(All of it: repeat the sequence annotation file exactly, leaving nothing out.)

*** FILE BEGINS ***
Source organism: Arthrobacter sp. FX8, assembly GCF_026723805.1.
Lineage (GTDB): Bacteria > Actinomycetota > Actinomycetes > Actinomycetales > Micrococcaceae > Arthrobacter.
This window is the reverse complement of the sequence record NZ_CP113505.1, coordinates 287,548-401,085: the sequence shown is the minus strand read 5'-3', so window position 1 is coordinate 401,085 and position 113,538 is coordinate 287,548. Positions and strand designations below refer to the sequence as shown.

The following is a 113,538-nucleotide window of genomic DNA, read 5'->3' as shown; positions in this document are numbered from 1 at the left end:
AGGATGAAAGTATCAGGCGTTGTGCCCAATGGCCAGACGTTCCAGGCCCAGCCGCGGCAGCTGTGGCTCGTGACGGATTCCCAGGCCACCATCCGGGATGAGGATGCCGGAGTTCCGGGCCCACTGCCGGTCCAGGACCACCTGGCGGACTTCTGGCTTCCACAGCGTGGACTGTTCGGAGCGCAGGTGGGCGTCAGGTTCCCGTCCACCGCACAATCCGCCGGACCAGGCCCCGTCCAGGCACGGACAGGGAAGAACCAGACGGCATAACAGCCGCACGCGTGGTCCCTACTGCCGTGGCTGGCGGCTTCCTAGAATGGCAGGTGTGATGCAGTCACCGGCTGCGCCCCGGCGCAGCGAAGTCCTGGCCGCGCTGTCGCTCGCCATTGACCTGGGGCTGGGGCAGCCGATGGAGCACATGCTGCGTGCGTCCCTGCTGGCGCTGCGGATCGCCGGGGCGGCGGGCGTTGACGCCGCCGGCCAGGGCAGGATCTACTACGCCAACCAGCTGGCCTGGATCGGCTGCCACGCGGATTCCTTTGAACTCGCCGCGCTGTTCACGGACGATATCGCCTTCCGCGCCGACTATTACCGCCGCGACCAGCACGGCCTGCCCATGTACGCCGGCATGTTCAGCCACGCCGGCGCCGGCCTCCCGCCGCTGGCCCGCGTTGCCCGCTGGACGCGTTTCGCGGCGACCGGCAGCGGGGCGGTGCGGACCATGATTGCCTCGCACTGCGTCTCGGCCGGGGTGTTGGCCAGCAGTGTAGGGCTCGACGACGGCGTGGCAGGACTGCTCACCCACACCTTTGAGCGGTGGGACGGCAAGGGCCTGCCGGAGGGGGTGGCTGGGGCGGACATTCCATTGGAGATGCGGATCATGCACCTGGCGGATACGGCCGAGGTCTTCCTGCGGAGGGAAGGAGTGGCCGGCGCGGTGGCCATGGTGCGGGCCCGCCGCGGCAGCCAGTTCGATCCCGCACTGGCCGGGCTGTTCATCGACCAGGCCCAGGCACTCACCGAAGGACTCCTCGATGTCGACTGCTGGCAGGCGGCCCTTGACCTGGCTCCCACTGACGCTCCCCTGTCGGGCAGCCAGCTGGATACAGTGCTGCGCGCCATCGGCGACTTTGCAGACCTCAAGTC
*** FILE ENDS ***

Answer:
Source organism: Arthrobacter sp. FX8, assembly GCF_026723805.1.
Lineage (GTDB): Bacteria > Actinomycetota > Actinomycetes > Actinomycetales > Micrococcaceae > Arthrobacter.
This window is the reverse complement of the sequence record NZ_CP113505.1, coordinates 287,548-401,085: the sequence shown is the minus strand read 5'-3', so window position 1 is coordinate 401,085 and position 113,538 is coordinate 287,548. Positions and strand designations below refer to the sequence as shown.

The following is a 113,538-nucleotide window of genomic DNA, read 5'->3' as shown; positions in this document are numbered from 1 at the left end:
AGGATGAAAGTATCAGGCGTTGTGCCCAATGGCCAGACGTTCCAGGCCCAGCCGCGGCAGCTGTGGCTCGTGACGGATTCCCAGGCCACCATCCGGGATGAGGATGCCGGAGTTCCGGGCCCACTGCCGGTCCAGGACCACCTGGCGGACTTCTGGCTTCCACAGCGTGGACTGTTCGGAGCGCAGGTGGGCGTCAGGTTCCCGTCCACCGCACAATCCGCCGGACCAGGCCCCGTCCAGGCACGGACAGGGAAGAACCAGACGGCATAACAGCCGCACGCGTGGTCCCTACTGCCGTGGCTGGCGGCTTCCTAGAATGGCAGGTGTGATGCAGTCACCGGCTGCGCCCCGGCGCAGCGAAGTCCTGGCCGCGCTGTCGCTCGCCATTGACCTGGGGCTGGGGCAGCCGATGGAGCACATGCTGCGTGCGTCCCTGCTGGCGCTGCGGATCGCCGGGGCGGCGGGCGTTGACGCCGCCGGCCAGGGCAGGATCTACTACGCCAACCAGCTGGCCTGGATCGGCTGCCACGCGGATTCCTTTGAACTCGCCGCGCTGTTCACGGACGATATCGCCTTCCGCGCCGACTATTACCGCCGCGACCAGCACGGCCTGCCCATGTACGCCGGCATGTTCAGCCACGCCGGCGCCGGCCTCCCGCCGCTGGCCCGCGTTGCCCGCTGGACGCGTTTCGCGGCGACCGGCAGCGGGGCGGTGCGGACCATGATTGCCTCGCACTGCGTCTCGGCCGGGGTGTTGGCCAGCAGTGTAGGGCTCGACGACGGCGTGGCAGGACTGCTCACCCACACCTTTGAGCGGTGGGACGGCAAGGGCCTGCCGGAGGGGGTGGCTGGGGCGGACATTCCATTGGAGATGCGGATCATGCACCTGGCGGATACGGCCGAGGTCTTCCTGCGGAGGGAAGGAGTGGCCGGCGCGGTGGCCATGGTGCGGGCCCGCCGCGGCAGCCAGTTCGATCCCGCACTGGCCGGGCTGTTCATCGACCAGGCCCAGGCACTCACCGAAGGACTCCTCGATGTCGACTGCTGGCAGGCGGCCCTTGACCTGGCTCCCACTGACGCTCCCCTGTCGGGCAGCCAGCTGGATACAGTGCTGCGCGCCATCGGCGACTTTGCAGACCTCAAGTC